(edited: 10/2/2016)

I’ve been doing this writing exercise where you write 300 words a day for about two years now. I have filled many notebooks with random thoughts and ideas, but the easiest way for me to reach my 300 word a day goal is to recount and contemplate a dream.

I’ve had countless dreams that I’ve talked about with friends and my therapist, but the dream I am referring to having had in the title of this post is the hope for a Mental Health Revolution. We caught a glimpse of the notion recently.

Like so many people in this country I found Bernie Sanders to be an inspiration at a time when I needed to be lifted up. I was coming off the tail end of having been very sick and the idea that someone understood that the Mental Health system in this country is broken and was actually saying it on a national stage while I dealt with it in real time, was too much of a coincidence for me to not pay attention.

Sanders actually mentioned in a number of his speeches the fact that there  are people “among us who are suicidal and homicidal,” and I would add to that severely depressed and anxious. People that are experiencing Mental Health issues need to have access to help when they need it. Not 6 weeks and 6 months from the onset of a malady.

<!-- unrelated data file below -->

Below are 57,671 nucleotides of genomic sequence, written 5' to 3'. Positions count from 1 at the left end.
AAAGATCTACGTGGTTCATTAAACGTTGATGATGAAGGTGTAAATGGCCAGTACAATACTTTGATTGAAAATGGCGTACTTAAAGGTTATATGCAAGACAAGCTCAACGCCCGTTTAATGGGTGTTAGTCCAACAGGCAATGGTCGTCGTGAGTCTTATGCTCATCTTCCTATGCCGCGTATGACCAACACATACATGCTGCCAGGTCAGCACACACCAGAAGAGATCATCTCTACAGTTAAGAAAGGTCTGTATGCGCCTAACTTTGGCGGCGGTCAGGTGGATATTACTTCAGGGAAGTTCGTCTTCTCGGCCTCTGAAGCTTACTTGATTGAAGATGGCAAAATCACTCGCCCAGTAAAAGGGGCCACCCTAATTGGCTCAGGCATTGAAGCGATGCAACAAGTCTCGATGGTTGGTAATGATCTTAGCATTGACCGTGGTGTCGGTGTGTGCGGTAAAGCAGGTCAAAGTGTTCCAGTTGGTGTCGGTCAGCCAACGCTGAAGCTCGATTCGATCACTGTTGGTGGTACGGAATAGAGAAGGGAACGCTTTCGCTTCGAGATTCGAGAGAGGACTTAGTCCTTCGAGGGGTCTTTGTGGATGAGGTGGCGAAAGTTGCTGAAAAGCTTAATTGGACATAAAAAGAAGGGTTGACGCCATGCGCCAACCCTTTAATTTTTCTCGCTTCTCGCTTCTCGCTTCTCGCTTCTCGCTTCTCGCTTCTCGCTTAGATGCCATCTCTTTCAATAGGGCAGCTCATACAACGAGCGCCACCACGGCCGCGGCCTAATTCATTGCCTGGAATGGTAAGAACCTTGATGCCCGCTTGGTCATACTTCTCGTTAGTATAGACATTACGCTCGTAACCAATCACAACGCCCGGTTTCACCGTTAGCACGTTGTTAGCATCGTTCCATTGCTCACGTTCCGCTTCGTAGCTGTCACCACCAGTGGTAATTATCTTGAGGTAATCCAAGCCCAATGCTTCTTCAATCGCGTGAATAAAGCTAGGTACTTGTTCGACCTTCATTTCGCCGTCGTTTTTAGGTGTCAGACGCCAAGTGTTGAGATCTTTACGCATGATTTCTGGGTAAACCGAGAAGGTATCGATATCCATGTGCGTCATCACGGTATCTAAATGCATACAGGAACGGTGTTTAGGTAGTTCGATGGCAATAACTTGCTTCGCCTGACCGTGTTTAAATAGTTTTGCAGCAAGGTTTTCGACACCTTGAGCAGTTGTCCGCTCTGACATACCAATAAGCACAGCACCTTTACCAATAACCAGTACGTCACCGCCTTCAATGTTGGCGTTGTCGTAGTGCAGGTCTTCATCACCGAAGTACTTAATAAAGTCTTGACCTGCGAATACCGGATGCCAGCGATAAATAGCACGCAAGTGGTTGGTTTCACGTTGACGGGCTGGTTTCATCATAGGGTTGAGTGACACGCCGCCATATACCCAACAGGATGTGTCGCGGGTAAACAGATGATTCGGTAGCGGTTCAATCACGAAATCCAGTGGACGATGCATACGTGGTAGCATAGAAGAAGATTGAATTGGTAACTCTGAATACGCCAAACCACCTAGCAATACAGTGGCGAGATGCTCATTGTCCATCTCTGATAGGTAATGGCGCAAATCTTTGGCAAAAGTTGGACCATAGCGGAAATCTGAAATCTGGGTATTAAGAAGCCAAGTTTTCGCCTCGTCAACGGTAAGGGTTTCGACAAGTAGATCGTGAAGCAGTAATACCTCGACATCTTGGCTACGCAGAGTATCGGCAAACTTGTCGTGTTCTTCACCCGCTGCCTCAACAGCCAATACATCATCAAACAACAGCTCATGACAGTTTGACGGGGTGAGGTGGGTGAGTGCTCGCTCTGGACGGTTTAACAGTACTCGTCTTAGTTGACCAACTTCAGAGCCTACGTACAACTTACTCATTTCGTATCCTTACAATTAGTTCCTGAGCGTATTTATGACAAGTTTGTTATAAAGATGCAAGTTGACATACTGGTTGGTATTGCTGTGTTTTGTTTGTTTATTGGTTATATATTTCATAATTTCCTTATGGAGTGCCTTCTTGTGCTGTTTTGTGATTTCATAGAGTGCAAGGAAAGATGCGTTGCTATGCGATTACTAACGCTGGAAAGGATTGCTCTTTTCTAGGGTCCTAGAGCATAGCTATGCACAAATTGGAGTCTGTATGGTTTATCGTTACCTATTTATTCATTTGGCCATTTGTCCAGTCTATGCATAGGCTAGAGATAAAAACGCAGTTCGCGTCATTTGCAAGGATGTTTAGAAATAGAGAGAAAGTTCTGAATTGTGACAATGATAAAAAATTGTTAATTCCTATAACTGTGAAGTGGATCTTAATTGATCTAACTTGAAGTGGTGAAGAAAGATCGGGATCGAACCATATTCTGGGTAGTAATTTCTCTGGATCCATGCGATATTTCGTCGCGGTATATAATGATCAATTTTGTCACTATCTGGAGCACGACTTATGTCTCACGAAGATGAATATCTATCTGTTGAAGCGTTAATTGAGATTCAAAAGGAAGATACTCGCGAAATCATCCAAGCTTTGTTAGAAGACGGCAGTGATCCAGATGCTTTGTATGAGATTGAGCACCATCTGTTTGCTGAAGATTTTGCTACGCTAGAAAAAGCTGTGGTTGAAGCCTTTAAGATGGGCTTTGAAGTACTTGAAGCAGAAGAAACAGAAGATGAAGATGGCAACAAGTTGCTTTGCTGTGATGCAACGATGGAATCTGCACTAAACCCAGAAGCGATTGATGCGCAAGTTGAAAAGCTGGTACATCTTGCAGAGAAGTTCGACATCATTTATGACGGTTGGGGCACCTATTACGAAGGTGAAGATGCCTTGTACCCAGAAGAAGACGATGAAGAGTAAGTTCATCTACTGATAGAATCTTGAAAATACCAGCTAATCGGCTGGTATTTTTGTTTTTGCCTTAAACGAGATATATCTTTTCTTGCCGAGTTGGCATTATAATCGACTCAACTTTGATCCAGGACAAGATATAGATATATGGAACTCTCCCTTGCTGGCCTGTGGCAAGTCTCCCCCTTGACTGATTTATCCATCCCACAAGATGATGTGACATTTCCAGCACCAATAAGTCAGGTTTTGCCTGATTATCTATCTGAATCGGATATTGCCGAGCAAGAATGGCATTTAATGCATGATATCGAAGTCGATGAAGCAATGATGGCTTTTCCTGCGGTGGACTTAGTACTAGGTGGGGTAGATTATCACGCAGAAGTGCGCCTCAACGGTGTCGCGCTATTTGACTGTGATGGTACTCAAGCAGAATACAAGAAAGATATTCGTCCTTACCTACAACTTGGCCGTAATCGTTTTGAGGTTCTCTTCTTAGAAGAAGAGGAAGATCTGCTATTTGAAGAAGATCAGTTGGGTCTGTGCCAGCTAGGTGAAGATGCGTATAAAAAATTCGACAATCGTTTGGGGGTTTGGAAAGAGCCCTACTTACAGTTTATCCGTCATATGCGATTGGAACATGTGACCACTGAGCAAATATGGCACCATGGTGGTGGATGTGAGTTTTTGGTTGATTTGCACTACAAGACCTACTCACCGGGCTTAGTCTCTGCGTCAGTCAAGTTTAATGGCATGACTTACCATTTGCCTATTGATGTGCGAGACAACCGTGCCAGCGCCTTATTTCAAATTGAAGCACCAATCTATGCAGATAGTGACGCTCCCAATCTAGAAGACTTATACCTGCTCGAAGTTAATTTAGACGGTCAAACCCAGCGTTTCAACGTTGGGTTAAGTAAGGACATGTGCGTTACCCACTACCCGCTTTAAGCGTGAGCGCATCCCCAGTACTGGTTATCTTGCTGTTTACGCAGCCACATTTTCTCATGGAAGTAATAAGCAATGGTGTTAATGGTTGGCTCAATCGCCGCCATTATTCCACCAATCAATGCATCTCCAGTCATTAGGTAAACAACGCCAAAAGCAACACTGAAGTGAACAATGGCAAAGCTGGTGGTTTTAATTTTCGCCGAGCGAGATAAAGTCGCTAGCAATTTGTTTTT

I can tell you from experience that between insurance, the cost of medication, the availability of good doctors, the stigma and the potential for social isolation, Mental Health care in this country is still in it’s neanderthal phase. And I would be remiss not to mention having lost 6 Mental Health facilities in Chicago alone.

To me Sanders acknowledgement of this  quagmire meant that the shit storm I had been dealing with, and continue to deal with didn’t and doesn’t have to be as tumultuous as it was, and continues to be. Treating mental illness in this country is a virtual wild goose chase which only exacerbates an already aggravating set of issues and systems to solve them.

I’ve thought about it and believe that one of the first steps to solving this issue is to collectively pay attention for longer than a news cycle. The more we talk about it the more attention we can give to solving its problems.

I know for certain that my experience is not unique, and I recognize that it could be far worse.  The only thing I can tell you is that my eyes have been opened to the need for both Health Care Reform more specifically Mental Health Care reform and a complete face lift for the system that is currently in place in The United States.

My intention is to get more involved with creating this necessary change and the first step I am taking is to talk about it…